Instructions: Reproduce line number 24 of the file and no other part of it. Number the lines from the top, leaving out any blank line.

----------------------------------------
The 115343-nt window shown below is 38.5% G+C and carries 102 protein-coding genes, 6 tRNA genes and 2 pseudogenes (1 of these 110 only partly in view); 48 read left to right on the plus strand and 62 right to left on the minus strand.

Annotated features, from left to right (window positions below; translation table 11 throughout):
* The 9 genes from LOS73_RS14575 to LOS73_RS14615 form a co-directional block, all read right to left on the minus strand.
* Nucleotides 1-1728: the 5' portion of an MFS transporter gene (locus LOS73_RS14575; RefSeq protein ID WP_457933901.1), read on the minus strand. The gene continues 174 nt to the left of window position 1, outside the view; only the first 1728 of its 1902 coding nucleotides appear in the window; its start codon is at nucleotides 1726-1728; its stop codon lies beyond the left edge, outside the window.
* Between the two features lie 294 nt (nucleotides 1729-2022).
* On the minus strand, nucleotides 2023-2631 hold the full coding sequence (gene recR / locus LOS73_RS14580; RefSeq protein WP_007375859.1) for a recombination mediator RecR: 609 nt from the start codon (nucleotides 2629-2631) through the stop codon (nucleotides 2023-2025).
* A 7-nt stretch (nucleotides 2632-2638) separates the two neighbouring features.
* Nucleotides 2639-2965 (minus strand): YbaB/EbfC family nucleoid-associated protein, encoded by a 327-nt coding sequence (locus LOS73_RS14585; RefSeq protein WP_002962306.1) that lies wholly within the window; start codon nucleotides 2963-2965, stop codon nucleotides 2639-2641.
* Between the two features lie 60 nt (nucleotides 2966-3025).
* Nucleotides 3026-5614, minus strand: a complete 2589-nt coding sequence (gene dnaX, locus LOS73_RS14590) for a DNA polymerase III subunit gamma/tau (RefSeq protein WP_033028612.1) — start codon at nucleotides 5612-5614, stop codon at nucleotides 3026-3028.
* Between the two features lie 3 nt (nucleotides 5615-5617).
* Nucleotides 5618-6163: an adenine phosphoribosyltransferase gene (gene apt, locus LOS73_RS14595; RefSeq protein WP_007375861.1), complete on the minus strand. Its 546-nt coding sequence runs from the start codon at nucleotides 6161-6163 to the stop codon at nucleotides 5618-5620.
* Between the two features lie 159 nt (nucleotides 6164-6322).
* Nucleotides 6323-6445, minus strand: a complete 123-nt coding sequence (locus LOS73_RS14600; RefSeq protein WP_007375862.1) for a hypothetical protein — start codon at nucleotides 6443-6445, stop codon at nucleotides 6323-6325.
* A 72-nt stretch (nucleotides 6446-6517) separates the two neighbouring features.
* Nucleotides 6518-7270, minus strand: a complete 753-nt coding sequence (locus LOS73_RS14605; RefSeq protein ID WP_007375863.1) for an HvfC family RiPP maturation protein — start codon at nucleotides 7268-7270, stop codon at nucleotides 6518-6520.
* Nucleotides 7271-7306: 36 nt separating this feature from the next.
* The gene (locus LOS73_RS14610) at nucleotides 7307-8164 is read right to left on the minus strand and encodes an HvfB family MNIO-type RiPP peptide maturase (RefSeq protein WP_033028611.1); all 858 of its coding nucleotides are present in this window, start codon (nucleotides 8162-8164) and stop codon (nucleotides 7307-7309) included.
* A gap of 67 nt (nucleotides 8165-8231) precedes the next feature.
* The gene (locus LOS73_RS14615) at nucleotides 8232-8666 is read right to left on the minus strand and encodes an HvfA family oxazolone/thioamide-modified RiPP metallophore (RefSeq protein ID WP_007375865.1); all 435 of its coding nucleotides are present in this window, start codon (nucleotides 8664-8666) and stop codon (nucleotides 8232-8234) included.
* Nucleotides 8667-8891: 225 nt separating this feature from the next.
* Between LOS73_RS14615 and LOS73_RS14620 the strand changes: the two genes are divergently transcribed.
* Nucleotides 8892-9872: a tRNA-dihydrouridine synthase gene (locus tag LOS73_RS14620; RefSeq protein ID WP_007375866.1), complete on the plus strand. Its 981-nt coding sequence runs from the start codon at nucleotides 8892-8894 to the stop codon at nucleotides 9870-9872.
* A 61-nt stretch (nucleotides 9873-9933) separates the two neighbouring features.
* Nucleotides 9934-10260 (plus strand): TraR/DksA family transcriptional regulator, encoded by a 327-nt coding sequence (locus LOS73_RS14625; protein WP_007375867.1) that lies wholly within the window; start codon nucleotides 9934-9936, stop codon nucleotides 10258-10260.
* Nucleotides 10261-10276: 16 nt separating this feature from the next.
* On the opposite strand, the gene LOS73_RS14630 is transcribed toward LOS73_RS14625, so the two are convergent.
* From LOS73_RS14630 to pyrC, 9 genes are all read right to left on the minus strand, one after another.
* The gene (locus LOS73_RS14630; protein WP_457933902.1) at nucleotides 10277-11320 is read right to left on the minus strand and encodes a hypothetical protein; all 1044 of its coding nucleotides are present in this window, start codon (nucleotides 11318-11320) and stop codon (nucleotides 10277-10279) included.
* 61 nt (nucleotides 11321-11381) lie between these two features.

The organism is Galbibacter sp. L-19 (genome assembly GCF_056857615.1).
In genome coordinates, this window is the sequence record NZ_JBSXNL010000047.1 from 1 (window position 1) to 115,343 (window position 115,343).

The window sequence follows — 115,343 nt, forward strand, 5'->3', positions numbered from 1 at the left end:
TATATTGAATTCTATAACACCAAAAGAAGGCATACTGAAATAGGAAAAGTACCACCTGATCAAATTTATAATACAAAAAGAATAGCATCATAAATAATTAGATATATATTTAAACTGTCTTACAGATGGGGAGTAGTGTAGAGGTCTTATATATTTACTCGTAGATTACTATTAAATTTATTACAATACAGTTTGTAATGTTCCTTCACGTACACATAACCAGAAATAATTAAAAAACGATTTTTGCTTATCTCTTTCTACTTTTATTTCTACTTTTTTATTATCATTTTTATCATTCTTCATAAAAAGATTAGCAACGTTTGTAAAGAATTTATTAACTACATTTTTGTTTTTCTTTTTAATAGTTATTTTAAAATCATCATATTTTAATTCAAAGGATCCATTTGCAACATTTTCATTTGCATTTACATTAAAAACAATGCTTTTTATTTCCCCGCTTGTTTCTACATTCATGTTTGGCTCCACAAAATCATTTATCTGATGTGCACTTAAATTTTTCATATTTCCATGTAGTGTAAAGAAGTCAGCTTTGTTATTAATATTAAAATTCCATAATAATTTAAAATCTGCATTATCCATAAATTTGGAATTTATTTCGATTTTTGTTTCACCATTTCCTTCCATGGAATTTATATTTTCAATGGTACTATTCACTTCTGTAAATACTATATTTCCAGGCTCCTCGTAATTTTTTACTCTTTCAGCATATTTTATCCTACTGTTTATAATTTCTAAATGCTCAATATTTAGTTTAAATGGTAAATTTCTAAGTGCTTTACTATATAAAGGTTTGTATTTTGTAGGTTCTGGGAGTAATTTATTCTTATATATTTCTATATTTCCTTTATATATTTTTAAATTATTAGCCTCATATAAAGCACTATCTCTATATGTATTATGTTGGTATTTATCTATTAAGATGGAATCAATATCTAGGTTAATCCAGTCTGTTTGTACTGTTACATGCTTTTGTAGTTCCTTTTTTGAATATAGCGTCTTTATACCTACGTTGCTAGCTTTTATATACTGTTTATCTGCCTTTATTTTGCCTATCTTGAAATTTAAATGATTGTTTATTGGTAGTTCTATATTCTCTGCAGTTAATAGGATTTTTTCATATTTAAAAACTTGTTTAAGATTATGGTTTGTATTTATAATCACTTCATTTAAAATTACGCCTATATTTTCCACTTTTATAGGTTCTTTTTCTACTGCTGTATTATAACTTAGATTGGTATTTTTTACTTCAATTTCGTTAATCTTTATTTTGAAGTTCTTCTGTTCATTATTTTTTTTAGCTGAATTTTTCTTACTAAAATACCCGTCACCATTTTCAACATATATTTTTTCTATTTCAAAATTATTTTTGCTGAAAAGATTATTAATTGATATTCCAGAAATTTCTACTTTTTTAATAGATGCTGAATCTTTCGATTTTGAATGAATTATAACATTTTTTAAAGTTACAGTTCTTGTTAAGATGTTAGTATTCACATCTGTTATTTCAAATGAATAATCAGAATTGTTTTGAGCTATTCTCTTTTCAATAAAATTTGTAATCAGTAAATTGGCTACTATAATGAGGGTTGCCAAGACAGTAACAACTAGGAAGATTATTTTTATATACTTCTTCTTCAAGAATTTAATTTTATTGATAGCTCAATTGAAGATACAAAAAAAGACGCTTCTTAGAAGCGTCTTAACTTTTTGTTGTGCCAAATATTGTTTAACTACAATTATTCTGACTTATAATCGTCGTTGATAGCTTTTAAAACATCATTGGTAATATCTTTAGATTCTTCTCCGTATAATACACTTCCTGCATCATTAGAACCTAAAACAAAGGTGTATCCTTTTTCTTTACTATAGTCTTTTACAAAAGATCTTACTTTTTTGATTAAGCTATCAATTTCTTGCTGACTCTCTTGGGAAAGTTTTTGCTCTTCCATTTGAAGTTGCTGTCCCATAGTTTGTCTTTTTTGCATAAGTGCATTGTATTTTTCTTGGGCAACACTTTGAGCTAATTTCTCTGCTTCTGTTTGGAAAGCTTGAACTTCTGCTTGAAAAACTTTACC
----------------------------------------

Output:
* A 61-nt stretch (nucleotides 9873-9933) separates the two neighbouring features.